Well now, that was an awful lot to process in one sitting. Excision managed to question religion, sexual desires, personality disorders, family dynamics, menstruation – and did so soaked in enough blood to fill a small pool. Throw in dream sequences that look like they were shot by an experimental new modern artist trying some ambitious hyper-sexuality driven horror-nurse themed exposition, plus some more blood of course, and you’ve got one of the more bewildering yet curiously intriguing titles I’ve seen this year. But if you needed any other indications about what you might be walking into, just know John Waters and Traci Lords are part of the cast. Yeah, you bet things are going to get freaky.
Excision follows a Southern family which features a defeated and crushed husband Bob (Roger Bart), a sick daughter with cystic fibrosis named Grace (Ariel Winter), another daughter who is a social outcast and aspiring surgeon named Pauline (AnnaLynne McCord), and a controlling mother who wants to create the perfect family according to her own wishes and no one else’s, Phyllis (Traci Lords). Now you would think Traci Lords’ demanding mother character would be the source of all conflict, and while she is a driving factor, Pauline herself is the focus here, exploiting her sick fantasies and warped thinking instead of just making this a case of a rebel daughter fighting her prim and proper mother.
AnnaLynne McCord (90210) really stole the show here, transforming into the frumpy and disturbing character Pauline, which isn’t easy. She had to always be slouching and contorting her body in weird ways to show how different Pauline was from everyone else, her actions were always exaggerated and again more manic than a “normal person’s,” and she had to endure some pretty strange scenes involving very gory medical procedures and naked women. Climbing into the mindset of a girl as troubled as Pauline is no easy feat, but McCord transformed into the homely lesbian looking teenager with ease.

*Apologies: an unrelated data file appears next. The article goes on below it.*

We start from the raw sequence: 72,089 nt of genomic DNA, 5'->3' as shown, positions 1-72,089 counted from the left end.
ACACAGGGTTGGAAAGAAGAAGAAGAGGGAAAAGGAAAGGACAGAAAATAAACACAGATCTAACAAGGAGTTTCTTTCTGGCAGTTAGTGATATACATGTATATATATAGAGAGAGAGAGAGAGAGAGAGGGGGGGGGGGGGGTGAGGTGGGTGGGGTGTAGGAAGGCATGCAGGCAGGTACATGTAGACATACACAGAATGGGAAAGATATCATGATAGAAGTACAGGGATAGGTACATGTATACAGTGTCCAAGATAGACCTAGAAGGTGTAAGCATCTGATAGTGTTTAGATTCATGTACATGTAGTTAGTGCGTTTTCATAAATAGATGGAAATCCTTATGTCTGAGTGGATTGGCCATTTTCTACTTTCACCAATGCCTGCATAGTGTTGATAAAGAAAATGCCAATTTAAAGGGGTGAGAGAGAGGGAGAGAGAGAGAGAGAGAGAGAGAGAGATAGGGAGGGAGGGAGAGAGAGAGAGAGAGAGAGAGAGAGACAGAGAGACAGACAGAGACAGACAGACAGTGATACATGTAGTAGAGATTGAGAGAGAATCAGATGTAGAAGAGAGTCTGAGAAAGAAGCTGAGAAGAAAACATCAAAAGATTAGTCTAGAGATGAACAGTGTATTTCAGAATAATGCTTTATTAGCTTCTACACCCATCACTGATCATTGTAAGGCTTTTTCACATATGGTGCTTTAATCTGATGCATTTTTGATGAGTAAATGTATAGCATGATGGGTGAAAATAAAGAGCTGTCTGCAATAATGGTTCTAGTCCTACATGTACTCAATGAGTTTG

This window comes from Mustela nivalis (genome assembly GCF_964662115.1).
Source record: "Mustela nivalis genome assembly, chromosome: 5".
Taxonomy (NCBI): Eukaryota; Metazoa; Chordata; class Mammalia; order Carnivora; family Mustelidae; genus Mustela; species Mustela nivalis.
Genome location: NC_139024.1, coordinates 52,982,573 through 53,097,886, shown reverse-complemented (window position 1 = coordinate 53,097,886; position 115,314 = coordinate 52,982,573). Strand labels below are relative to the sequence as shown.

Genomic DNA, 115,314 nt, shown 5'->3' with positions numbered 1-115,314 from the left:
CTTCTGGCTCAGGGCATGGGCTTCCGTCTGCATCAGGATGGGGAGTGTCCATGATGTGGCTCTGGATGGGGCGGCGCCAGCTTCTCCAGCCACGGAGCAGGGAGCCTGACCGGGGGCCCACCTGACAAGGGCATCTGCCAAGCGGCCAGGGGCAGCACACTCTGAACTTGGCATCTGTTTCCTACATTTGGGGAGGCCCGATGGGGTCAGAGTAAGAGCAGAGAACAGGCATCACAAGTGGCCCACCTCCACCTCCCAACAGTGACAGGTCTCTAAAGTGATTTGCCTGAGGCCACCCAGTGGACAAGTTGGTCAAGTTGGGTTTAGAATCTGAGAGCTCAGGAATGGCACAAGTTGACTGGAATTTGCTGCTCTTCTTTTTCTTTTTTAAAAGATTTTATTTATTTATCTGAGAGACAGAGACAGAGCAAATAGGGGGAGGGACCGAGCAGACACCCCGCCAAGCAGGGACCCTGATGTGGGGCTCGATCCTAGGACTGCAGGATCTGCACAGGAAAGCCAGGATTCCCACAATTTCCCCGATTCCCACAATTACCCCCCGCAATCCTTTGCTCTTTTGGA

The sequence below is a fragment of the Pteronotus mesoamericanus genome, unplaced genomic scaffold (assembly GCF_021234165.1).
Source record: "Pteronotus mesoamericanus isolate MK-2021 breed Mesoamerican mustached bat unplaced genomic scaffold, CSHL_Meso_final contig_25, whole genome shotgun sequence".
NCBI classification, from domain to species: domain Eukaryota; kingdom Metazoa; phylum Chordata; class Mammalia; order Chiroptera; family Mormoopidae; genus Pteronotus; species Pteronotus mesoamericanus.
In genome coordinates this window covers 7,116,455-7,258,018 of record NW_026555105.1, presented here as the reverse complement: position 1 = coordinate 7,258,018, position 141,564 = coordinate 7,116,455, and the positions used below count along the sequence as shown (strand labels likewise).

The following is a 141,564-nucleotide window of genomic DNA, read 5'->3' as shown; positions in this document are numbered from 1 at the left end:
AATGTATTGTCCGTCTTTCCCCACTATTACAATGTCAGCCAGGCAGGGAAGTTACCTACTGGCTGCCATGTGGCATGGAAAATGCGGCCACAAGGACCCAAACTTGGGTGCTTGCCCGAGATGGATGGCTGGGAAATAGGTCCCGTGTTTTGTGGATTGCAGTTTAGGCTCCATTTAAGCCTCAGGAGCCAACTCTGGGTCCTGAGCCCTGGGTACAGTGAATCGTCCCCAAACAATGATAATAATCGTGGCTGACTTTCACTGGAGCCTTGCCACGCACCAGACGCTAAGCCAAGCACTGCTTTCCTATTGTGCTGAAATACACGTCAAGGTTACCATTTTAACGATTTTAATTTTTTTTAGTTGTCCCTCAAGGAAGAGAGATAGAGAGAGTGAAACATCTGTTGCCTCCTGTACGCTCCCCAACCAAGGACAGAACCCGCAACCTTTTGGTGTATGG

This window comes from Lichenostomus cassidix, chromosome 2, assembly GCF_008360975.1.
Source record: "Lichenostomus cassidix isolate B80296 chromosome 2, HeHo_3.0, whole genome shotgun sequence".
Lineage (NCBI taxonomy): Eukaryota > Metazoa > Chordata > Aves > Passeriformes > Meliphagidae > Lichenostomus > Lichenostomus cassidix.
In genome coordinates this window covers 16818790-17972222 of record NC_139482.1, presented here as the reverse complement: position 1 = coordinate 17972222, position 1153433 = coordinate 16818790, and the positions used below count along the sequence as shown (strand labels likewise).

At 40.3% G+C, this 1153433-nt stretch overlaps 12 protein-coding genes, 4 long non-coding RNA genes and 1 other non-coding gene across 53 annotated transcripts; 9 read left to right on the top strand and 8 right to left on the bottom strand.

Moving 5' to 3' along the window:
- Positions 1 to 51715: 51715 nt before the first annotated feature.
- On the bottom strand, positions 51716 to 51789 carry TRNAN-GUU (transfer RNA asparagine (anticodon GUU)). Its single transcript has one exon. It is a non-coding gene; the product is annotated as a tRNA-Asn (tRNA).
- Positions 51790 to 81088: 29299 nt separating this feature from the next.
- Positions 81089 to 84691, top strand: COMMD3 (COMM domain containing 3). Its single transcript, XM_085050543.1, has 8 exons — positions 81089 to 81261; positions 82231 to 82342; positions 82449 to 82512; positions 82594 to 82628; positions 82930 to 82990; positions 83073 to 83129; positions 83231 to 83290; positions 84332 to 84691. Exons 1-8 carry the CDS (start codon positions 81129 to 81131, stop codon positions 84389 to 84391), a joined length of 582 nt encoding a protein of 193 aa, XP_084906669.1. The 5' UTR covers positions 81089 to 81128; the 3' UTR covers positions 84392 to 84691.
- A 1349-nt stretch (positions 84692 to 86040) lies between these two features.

You won’t recognize the actress one bit, and some of her sick sexual fantasies are stomach-churnningly disturbing, yet she brings a sense of comedy to Pauline too. From the way she deals with her pushy mother to the lengths Pauline is willing to go for he sister Grace, McCord’s character analyzes how the best of intentions can turn destructive if not in the right mindset, but also where such utter disregard stems from in the first place. Oh yeah, in between all her red-smattered dreaming and self-experimenting, she also questions religion through monologue centric prayer scenes, analyzing the bible and her interpretation of blind faith and forgiveness, while torturing Reverend William (John Waters) in one on one psychiatric sessions, just to drive home how the young girl’s skewed perception on the world drives her life. There’s so much complexity surrounding Pauline, it’s hard to focus on anyone else, nor do you have to. Bravo, AnnaLynne McCord.
Not to undermine any other performances, because Traci Lords was really good at being bad. Her mother character was so magnificently hard to like, which is what the character of Phyllis calls for. It’s sad, but you can’t help believing there are these self-obsessed mothers who want to be part of the stereotypical “perfect family,” throwing other member’s desires aside for classes that teach participants how to be a proper lady and squashing individualism. There are moments I downright hate Phyllis, and Bob’s complacent attitude for that matter, wanting to jump through the screen and give Lords’ character a piece of my mind. Then again, Pauline pushes her mother every chance she can at this point, dealing with Phyllis for 18 years of her life already, so can you fault the girl for finally lashing out? It’s a hard mother/daughter dynamic to stomach, but necessary in breaking down Pauline.
Now, while Excision is momentarily invading with upsetting visuals, no doubt pushing people past their own moral boundaries, I didn’t find any true horror. A dark comedy, yes. A thriller? Sure, I’ll bite. A drama even, yes. But horror? Let’s try and look.